Shaila Rahman highlights that the terminology glass ceiling itself creates a fear within the community making it seem like it is something impossible to break out of. Whereas in reality it should not be as difficult to do so. It is mostly because the propaganda has been preached so convincingly for decades that most women start believing in the sheer power of this ceiling and immediately start losing will power despite their huge ambitions. This can be treated as the other subtle creation of the chauvinist society where the women are kept under constant fear of making no career progression. Thus, in order to initiate any change it is very important to break out of the dialogues of glass ceiling and dwell further into what a woman is capable of doing with her own determination and will power.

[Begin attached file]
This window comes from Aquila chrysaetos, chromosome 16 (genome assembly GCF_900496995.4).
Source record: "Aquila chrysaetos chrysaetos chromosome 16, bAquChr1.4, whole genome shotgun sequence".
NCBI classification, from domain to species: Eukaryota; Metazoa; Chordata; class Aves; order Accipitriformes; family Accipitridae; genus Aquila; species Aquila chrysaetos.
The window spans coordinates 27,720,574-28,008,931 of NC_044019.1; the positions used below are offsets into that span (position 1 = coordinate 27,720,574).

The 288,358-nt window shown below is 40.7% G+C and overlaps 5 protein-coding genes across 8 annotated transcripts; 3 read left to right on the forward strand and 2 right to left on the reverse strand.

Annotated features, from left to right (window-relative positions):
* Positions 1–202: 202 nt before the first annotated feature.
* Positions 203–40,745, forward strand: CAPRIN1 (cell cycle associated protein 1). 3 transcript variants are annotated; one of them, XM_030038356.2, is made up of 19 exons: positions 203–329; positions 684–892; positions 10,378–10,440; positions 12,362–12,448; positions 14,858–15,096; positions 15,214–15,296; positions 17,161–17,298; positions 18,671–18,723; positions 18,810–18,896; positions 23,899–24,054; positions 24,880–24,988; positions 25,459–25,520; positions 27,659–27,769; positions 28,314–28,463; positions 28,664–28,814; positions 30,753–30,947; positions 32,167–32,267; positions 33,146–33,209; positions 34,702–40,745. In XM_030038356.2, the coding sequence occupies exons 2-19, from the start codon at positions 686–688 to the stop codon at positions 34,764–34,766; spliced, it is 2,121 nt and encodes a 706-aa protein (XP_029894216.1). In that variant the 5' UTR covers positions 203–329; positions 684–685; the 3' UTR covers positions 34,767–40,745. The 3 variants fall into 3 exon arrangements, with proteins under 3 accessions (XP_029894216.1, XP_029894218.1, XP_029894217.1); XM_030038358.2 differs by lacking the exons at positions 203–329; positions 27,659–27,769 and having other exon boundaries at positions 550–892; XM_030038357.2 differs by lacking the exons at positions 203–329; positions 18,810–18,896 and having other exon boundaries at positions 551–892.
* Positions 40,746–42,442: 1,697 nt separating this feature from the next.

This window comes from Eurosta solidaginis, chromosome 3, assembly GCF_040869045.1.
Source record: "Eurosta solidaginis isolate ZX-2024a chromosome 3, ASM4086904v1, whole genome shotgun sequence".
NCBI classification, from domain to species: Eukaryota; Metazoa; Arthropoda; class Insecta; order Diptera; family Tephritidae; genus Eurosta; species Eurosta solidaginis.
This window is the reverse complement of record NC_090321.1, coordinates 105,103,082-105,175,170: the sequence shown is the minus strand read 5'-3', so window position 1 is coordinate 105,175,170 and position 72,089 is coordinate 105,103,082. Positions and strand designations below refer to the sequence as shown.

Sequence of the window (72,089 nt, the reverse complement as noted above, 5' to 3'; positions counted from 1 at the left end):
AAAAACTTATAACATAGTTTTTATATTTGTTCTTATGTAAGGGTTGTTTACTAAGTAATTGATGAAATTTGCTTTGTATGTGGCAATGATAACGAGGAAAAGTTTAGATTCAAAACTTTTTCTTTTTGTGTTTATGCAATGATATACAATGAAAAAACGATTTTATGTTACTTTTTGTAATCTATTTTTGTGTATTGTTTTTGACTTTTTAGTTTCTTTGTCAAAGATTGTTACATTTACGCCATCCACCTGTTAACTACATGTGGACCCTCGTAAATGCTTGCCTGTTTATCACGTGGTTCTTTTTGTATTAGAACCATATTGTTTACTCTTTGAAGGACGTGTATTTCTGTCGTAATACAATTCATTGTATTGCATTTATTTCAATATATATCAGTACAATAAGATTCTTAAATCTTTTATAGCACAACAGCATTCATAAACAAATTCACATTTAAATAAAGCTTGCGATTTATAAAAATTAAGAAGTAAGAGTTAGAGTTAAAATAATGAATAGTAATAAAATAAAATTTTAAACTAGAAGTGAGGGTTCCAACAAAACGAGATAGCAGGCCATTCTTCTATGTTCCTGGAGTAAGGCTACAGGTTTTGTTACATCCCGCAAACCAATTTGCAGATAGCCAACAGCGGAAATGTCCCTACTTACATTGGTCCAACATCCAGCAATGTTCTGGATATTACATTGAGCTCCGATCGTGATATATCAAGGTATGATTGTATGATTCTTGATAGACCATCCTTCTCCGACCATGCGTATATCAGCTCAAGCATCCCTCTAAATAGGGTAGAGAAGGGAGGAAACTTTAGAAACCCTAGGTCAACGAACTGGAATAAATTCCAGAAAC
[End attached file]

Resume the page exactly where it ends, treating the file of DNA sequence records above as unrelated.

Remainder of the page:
Later in the discussion, Shariful Islam raises the traditional aspects of our country and how even if globally glass ceiling can be well fought, in our country it is a major threat to most girls who pursue their dreams and ambitions. Shaila Rahman further elaborates on the aspect by mentioning that the situation in Bangladesh is alarming. It arises when females lose autonomy over their own decision and are bounded by families in the name of culture and tradition, which is usually the case. Furthermore, the institutional structure of the nation also fails to act as a guideline to ambition. Whenever an individual is trying to pursue what they want through the institutions of Bangladesh, they are barely shown a pathway, which makes a huge chunk of potential women lose their path of success and never come back. In order to overcome such barriers there has to be extensive effort. And the process of overcoming barriers cannot only be treated as a mission but has to be treated as method of self-development and gaining ones’ own identity, Shaila Rahman added.